Fold-change bar plots with “0” on y axis

I see it more and more frequently: bar plots which are supposed to illustrate the regulation of a gene in terms of “fold change”, which include a “0” on the y axis.

It is subtle, but it irks me a lot. Also, the last time I tried to argue with my experimentally working colleagues, I heard that “everybody does it like this” and that I am nit-picking.

What is the fold change? Suppose that you have a before and after measurements, a_0 and a_1. Now, the fold change is

F=\frac{a_1}{a_0}

Could you replace a_0 by a_1 and vice versa? Yes, you could define it as \frac{a_0}{a_1}, right? Fold change decrease (how many times smaller) rather than fold change increase (how many times larger).

OK, so what does that mean if the fold change is equal to 0?

First, think what it means that the fold change is equal to 0.5. That means that a_1 is half of a_0, or that a_0 is two times that of a_1.

What about 0.1? That means that a_1 is ten times smaller than a_0.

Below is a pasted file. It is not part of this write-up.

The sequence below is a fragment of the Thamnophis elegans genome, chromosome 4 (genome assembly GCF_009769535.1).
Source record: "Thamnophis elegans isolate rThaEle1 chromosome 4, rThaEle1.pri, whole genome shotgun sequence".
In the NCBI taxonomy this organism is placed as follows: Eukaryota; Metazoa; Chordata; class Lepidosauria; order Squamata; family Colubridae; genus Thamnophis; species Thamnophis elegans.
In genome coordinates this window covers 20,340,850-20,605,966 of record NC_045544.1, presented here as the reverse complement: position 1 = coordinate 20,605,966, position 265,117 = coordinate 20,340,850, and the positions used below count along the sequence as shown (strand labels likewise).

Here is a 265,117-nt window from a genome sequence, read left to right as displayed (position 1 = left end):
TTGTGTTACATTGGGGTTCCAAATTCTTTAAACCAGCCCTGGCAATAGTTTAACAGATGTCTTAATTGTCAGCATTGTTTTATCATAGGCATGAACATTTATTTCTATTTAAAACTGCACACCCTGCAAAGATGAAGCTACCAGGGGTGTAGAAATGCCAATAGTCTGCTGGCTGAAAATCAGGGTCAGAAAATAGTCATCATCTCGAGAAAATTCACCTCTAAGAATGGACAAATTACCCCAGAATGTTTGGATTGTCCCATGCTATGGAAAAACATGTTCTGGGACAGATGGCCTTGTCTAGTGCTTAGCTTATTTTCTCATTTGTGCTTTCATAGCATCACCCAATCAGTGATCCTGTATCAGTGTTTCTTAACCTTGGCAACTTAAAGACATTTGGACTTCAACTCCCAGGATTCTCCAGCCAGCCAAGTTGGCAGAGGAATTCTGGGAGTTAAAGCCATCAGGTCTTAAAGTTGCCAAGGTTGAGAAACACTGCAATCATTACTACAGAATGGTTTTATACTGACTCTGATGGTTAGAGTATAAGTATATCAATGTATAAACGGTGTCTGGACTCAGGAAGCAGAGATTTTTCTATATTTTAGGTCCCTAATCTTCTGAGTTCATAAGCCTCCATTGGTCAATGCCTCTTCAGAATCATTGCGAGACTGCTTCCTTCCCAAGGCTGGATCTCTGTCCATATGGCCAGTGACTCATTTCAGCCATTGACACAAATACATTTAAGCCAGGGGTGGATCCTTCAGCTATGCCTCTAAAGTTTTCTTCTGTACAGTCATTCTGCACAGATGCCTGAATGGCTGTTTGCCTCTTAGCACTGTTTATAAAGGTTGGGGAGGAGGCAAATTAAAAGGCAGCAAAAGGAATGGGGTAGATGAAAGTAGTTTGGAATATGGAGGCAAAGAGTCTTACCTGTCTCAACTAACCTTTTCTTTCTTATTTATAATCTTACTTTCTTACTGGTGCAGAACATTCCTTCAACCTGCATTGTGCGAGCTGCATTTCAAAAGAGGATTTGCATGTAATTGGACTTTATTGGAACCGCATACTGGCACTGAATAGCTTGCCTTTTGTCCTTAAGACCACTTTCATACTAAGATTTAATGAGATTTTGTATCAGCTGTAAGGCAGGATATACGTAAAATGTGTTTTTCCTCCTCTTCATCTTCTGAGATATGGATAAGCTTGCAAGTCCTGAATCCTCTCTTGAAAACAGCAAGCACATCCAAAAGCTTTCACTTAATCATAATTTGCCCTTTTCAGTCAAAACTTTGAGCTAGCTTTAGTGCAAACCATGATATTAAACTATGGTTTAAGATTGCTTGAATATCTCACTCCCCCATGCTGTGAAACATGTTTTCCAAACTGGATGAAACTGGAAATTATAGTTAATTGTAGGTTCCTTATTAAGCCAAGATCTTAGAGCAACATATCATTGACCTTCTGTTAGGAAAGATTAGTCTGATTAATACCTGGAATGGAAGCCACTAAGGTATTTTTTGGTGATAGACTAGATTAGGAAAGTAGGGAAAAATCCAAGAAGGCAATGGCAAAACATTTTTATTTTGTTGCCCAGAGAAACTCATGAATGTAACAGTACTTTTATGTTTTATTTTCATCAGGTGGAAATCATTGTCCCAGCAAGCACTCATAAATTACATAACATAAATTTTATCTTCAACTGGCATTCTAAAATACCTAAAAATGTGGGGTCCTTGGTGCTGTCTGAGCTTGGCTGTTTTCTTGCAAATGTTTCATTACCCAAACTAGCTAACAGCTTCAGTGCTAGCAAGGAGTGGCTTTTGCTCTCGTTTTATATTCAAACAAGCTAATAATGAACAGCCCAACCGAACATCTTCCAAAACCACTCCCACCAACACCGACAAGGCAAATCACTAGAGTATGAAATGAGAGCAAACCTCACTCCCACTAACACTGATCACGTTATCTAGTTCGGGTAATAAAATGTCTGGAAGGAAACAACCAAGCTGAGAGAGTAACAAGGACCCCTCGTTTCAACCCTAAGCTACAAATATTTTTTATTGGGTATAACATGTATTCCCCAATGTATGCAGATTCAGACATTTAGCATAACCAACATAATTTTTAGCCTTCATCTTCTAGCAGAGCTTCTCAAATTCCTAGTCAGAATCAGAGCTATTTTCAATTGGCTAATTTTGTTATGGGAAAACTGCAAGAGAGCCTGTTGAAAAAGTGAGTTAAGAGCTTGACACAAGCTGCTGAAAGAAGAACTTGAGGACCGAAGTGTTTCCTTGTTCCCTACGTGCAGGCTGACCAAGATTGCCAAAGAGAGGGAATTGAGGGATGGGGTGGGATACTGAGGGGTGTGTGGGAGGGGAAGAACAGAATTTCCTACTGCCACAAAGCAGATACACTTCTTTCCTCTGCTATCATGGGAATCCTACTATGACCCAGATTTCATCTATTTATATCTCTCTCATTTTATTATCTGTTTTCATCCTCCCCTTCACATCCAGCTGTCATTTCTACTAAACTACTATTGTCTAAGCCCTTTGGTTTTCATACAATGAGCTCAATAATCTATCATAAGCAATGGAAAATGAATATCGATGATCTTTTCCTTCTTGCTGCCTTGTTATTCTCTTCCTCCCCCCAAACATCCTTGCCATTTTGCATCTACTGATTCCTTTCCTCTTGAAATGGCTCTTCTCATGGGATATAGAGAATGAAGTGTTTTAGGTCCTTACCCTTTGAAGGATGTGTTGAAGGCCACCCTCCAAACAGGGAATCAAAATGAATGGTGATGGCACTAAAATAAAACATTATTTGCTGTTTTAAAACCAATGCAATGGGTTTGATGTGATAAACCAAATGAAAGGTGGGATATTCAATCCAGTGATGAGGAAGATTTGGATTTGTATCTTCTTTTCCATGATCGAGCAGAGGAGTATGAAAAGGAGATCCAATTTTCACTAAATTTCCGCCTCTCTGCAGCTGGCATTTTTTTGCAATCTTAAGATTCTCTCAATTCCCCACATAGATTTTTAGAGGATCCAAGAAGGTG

0.01? Hundred times.

0.001? Thousand times.

You see where this is going. As we approach zero, the relation \frac{a_0}{a_1} approaches infinity; you could say (incorrectly) that when fold change is equal to zero, a_1 is infinitely smaller than a_0.

Of course, this is outside of regular statistics. In other words, a fold change of 0 is meaningless and cannot be computed. If you measured a_1 and it was zero, you cannot meaningfully compute the fold change. Putting a zero on the y axis is therefore as meaningfull as putting “infinity”.

For that and other reasons, in many applications one calculates the log-fold change rather than fold change:

log_2{FC} = \log_2\frac{a_1}{a_0} = \log_2{a_1} - \log_2{a_0}

That makes the measure nice and symmetric around 0. If a_1 is twice higher than a_0, then log_2{FC}=1. If it is half of a_0, then log_2{FC}=-1. Also, it follows that a_0 and a_1 cannot be equal to 0 — because you cannot logarithmize zero.

Moreover, in most applications, logFC is (more or less) normally distributed. Fold change not only isn’t, it is not even possible for it to be. That means that not only putting a zero on the y axis is meaningless; but calculating parametric statistics such as mean and standard deviation of fold change is equally misleading. You simply shouldn’t do that.

But people nonetheless do, and they are happy with that. That is why we cannot have nice things.

Advertisements

Testing variance before ANOVA

400px-GeorgeEPBox

β€œTo make the preliminary test on variances [before running a t-test or ANOVA] is rather like putting to sea in a rowing boat to find out whether conditions are sufficiently calm for an ocean liner to leave port!”

  • George Box, Biometrika 1953;40:318–35.